Analytical or Positivist theory Of Jurisprudence

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Analytical or Positivist theory Of Jurisprudence


Analytical or positivist theory is the most powerful school of jurisprudence, dealing with law as it exists in its present form. The advocates of this school considered that the most important aspect of the law is its relation to the state. It systematic analysis of legal concepts. Legal positivism is to see and understand the law as it is created and necessary to accept it, without going into the question of justice or injustice and the question of good and evil, without knowing the past and future of the law. It’s called a positive school because it focuses on positum (Latin ) which means law as it is not law as it ought to be. It’s also considered an Austinian school because it’s founded by John Austin.

Legal positivism is the dominant theory, although there are a growing number of critics, who offer their own interpretation. There are many jurists who describe the Analytical school but the definitions given by Jeremy Bentham and john Austin are very important.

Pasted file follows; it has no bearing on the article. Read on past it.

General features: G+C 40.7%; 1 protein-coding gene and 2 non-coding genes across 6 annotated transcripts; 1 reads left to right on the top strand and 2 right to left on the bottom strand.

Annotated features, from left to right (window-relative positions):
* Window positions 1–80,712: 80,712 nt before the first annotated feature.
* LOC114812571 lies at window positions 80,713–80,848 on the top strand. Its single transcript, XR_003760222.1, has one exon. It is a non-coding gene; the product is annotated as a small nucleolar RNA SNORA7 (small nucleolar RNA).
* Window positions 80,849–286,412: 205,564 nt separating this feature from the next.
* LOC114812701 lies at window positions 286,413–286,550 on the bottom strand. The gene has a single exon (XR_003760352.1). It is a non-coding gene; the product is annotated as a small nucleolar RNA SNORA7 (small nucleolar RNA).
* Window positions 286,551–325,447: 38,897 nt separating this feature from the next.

The chief exponent of the Analytical school of jurisprudence

  1. Jeremy Bentham( 1748- 1832)-


• Jeremy Bentham was an English jurist, philosopher and legal and social reformer and heralded a New Era in the history of legal thought in England.
• He is considered to be the founder of positivism in the modern sense of the item.
• He was a talented person having the capacity and the acumen of a jurist and logician.
• Dicey in his book Law and Public Opinion in 19 Century scratched bantam’s ideas about individualism law and legal Reform which have affected the growth of English law in a positive direction.

Jeremy Bentham’s Theory of Analytical School-

• He is known as today mainly for his moral philosophy, especially his theory of utilitarianism, which evaluates action based on his results. A particularly relevant outcome is the overall happiness created for all affected by the action.
• According to him, happiness is thus, a matter of experiencing pleasure and lack of pain .